China, the world’s biggest polluter, may impose a cap on the country’s coal production by 2015 and enforce energy consumption targets to cut carbon emissions and reduce reliance on fossil fuels, according to a local Chinese newspaper.
“There must be a ceiling on coal output in the future, and energy needs can be met with new and renewable energy,” Wu Yin, a deputy director at the National Energy Administration, told the official China Energy News weekly newspaper in an interview.Wu didn’t specify any production targets.
China, the world’s biggest user and producer of coal, wants 15 percent of its energy mix to come from non-fossil fuel sources by 2020 to help meet emissions targets. By 2015, coal may meet 65 percent of the country’s energy needs compared with 70 percent currently, Wu said in the July 26 issue of the paper. “China needs a cap on both its energy consumption and carbon emissions to achieve sustainable development of its economy,” Jiang Kejun, head of energy and market analysis at the National Development and Reform Commission’s energy research institute, said by telephone today.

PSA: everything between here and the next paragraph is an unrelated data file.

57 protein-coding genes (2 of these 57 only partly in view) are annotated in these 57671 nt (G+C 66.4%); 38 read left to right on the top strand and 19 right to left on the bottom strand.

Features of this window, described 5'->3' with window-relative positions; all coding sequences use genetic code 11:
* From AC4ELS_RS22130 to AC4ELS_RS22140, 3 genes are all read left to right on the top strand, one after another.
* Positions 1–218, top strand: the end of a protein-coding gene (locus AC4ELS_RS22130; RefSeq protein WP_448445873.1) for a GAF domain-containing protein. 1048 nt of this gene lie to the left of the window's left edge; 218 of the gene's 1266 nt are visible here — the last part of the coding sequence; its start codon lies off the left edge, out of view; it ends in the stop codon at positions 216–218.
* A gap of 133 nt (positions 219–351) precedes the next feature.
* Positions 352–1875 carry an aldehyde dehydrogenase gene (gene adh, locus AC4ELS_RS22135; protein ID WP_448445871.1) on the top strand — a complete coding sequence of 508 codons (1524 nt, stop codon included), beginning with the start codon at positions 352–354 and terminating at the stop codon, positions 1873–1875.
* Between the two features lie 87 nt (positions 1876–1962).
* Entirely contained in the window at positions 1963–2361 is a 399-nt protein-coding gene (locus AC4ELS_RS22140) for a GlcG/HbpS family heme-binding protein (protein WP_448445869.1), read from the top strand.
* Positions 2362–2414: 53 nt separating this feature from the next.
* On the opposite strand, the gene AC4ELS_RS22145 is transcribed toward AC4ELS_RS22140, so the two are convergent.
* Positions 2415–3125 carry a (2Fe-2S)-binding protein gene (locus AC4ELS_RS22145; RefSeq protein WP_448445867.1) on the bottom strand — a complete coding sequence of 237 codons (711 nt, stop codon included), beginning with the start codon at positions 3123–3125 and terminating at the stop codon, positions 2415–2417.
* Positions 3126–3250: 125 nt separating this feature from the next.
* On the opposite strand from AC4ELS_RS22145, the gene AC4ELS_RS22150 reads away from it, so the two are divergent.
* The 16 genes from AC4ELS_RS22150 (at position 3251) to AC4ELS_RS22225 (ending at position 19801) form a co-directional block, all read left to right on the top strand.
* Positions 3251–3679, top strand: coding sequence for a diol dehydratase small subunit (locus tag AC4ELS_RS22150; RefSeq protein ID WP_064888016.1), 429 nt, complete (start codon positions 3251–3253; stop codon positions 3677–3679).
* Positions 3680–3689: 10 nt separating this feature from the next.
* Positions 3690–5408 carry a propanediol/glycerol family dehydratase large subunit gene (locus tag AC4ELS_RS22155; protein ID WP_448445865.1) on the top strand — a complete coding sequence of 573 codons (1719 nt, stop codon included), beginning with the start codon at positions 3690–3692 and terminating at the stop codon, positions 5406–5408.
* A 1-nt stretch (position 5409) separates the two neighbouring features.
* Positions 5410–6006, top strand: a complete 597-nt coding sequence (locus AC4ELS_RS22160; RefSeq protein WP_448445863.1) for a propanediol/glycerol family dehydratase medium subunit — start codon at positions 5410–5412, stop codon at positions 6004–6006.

The country will cut output of carbon dioxide per unit of gross domestic product by between 40 percent and 45 percent by 2020 from 2005 levels, according to a statement by the State Council, or cabinet, in November last year. China may set targets for consumption of energy, including coal, for certain industries and regions, Wu told the newspaper, without giving details. About 80 percent of the country’s power plants are fueled by coal.